Carillion Collapse and Credit Control – what can we learn?
The collapse of Carillion last week was not only a huge blow to the economy but also proved to be devastating to many small businesses. It’s like a stone being thrown into a water; there is a large plop as it lands but then the ripples go out so that in the end all the water is disrupted! Yes, the indications were there that this business was indeed in trouble but how many of those small businesses that had credit lines with Carillion noticed; not many considering the reports in the news.
What, as small businesses can we do to protect ourselves from such a situation? Whether we deal with large business or have a significant smaller client, the threat of a bad debt is always present, and it only takes one to seriously jeopardise the stability of any company. Credit Control is very much a skill of its own and M:Power Accounting has had years of experience in this field. Over the next two weeks I’m going to give you some pointers on how you can reduce the threat of bad debt. In this article we’ll look at what you can do to protect yourself and then next week we’ll explore the actions necessary when it looks like it’s going wrong.
Here are my five pointers for effect credit control:
- Make sure you check out the businesses you deal with. It doesn’t need to be an expensive credit check. Read the press, locally or nationally, use the Companies House free web-check, ask around and also check out their website. There will often be clues if a company is facing difficulty and with a little research you will be able to uncover these.
- Get the company details recorded correctly. Company name, registration number, address etc. If you need to chase a debt through the courts it is imperative that you have correctly invoiced the company and any error will make it difficult to purse a potential debt through the courts.
- Build a relationship with the client. This can be directly with the owner, or in the case of larger organisations, a significant employee. I’ve always worked hard to make friends with the accounts administrators, they may not be able to approve a payment but often the Director who can will listen to their input. Make sure you know what authority the person has; if they can approve payments or will be able to elevate you invoice to the decision maker they are worth making friends with.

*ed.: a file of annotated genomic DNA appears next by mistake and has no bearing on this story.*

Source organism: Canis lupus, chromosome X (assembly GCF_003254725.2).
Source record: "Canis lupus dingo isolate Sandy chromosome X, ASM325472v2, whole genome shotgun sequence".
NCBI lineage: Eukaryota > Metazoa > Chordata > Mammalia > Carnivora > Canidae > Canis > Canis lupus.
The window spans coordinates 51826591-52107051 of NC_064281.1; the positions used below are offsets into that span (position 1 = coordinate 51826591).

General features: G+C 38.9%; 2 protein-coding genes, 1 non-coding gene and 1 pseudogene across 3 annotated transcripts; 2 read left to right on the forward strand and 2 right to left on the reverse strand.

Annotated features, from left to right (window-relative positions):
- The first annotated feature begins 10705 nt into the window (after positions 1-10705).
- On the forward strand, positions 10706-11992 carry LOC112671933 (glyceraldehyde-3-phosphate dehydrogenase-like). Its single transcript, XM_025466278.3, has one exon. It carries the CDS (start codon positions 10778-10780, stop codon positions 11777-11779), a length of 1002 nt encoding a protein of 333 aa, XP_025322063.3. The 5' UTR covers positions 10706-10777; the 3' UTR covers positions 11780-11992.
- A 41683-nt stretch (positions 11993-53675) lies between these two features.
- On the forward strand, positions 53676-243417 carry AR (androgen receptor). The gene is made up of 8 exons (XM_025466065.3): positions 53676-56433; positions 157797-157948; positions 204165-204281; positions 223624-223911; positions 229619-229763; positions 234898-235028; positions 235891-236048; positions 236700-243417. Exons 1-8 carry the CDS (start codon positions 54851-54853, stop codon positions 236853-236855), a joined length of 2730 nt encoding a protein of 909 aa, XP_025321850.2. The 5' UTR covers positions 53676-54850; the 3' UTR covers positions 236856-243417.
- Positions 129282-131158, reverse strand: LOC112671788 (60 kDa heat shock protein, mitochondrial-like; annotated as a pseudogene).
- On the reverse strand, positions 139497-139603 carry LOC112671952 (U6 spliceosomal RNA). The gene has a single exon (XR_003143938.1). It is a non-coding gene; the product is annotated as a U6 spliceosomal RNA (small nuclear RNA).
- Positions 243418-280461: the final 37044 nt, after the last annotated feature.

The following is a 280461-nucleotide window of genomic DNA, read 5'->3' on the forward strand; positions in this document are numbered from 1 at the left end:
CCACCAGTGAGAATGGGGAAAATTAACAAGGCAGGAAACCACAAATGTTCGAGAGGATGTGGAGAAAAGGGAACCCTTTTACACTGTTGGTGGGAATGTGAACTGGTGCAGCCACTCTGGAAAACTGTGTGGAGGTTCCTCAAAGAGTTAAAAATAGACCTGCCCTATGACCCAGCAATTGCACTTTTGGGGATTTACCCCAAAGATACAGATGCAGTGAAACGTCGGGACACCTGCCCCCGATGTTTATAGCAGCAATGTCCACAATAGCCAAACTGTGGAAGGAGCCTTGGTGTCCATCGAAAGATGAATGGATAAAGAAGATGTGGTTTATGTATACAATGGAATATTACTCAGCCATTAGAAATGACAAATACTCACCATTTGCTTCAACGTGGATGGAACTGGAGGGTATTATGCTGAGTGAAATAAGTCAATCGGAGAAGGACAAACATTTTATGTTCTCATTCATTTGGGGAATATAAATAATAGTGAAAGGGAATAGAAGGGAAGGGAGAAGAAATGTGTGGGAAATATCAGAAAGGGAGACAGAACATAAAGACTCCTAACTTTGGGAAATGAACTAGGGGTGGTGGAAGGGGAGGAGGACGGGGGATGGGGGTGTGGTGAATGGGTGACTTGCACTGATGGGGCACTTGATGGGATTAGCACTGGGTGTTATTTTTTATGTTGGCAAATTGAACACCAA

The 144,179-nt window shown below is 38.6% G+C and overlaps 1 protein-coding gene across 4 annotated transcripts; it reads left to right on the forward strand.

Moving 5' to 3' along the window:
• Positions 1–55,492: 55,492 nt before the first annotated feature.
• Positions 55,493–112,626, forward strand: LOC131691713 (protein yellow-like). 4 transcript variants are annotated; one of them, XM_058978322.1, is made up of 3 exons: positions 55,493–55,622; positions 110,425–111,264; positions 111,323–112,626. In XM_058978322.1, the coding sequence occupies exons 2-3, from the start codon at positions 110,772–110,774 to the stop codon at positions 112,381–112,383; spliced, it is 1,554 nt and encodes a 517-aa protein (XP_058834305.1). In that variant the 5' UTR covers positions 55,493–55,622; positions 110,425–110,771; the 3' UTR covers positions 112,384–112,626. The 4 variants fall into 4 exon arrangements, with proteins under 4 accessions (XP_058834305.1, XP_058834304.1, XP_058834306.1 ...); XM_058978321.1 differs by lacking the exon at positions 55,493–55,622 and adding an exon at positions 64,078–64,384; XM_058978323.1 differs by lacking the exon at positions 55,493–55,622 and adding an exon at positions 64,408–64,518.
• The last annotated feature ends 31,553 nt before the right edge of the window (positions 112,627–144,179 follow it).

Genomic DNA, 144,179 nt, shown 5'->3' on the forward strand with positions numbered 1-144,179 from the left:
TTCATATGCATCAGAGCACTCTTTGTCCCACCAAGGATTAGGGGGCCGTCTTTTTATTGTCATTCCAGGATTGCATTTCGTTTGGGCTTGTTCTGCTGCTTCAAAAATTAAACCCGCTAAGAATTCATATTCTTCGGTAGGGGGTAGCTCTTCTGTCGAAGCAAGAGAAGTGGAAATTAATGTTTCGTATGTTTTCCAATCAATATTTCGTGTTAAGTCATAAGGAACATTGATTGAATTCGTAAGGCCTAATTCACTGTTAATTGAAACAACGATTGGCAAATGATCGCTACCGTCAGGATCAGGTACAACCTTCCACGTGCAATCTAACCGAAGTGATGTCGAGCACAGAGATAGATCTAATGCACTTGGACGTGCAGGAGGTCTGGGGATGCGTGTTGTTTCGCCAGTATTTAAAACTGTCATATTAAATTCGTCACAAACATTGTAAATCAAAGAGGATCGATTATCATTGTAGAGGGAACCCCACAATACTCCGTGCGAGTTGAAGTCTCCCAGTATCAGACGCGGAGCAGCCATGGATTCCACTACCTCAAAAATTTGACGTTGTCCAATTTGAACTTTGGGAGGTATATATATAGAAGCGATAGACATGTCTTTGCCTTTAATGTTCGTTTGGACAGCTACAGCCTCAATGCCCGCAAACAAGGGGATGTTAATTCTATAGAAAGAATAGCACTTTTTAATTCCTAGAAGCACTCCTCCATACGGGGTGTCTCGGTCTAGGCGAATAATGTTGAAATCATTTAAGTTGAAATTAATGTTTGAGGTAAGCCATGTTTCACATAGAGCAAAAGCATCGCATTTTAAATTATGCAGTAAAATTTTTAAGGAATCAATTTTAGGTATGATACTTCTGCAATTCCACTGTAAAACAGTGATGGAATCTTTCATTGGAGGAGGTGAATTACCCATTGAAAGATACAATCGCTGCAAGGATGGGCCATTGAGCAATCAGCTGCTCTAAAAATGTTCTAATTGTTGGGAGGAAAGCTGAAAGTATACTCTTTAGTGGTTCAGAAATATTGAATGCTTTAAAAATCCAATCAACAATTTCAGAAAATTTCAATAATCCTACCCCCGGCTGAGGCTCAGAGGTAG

- Always send statements monthly. With modern software this task only takes minutes but can be very effective. Also, if you have to elevate to a legal claim evidence that you’ve properly pursued your debt is very influential. It’s no good leaving it for three months and then just issuing court proceedings.
- Always have a note on your invoice regarding your policy on payment.
Two notes I would add to invoices are – “Any disputes regarding this invoice need to be raised within 5 working days”
You can change the timescale to suit your business but the important issue here is that it means that they can’t dispute the invoice when you chase it in a months time, a classic way for a client to avoid payment.
“We reserve the right to charge interest on any outstanding amounts at the rate of 8% above bank base rate per annum under the Late Payment of Commercial Debts (Interest) Act 1998. Such interest will begin to accrue from 30 days of this invoice. We also reserve the right to seek compensation for any debt recovery costs incurred if this invoice is not paid to terms”
Again, write the terms to suit your business but by including this term you can charge interest on overdue debt and is often enough to put potential bad payers off.
By taking these actions you are basically creating a culture that expects payment. Clients that know they can skip your payment and get away with it will do so; if they understand that you don’t tolerate non payment you find that your payment goes up to the top of the list!
Next week I’ll give you some hints on what to do when you are concerned that one of your clients can’t pay.